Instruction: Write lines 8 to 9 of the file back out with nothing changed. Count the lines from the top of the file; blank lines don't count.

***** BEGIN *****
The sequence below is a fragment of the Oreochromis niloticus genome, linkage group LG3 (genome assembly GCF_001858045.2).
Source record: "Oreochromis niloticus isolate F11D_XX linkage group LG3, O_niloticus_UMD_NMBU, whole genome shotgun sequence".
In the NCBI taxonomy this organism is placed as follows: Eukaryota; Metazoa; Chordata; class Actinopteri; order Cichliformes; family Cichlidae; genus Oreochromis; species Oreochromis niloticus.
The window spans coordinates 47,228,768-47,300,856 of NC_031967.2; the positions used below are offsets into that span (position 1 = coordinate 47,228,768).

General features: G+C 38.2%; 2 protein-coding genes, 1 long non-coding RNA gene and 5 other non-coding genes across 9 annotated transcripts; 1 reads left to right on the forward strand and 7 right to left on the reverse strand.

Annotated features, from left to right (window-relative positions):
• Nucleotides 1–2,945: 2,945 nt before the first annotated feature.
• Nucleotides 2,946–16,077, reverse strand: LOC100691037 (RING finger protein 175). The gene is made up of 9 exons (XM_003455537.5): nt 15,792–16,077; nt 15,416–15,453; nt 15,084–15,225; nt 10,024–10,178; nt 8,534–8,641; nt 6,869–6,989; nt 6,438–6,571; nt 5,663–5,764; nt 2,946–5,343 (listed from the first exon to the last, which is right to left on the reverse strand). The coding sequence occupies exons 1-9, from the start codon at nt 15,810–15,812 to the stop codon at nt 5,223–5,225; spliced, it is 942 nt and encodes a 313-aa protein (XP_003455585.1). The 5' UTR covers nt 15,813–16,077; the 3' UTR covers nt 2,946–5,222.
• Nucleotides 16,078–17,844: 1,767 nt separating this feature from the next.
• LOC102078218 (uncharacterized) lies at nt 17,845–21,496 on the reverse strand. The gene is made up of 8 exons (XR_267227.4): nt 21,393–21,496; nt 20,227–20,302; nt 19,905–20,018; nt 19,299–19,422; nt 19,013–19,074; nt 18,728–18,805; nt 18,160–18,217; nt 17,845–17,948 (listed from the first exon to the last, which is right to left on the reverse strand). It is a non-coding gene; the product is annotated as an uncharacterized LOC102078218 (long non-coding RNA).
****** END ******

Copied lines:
• Nucleotides 2,946–16,077, reverse strand: LOC100691037 (RING finger protein 175). The gene is made up of 9 exons (XM_003455537.5): nt 15,792–16,077; nt 15,416–15,453; nt 15,084–15,225; nt 10,024–10,178; nt 8,534–8,641; nt 6,869–6,989; nt 6,438–6,571; nt 5,663–5,764; nt 2,946–5,343 (listed from the first exon to the last, which is right to left on the reverse strand). The coding sequence occupies exons 1-9, from the start codon at nt 15,810–15,812 to the stop codon at nt 5,223–5,225; spliced, it is 942 nt and encodes a 313-aa protein (XP_003455585.1). The 5' UTR covers nt 15,813–16,077; the 3' UTR covers nt 2,946–5,222.
• Nucleotides 16,078–17,844: 1,767 nt separating this feature from the next.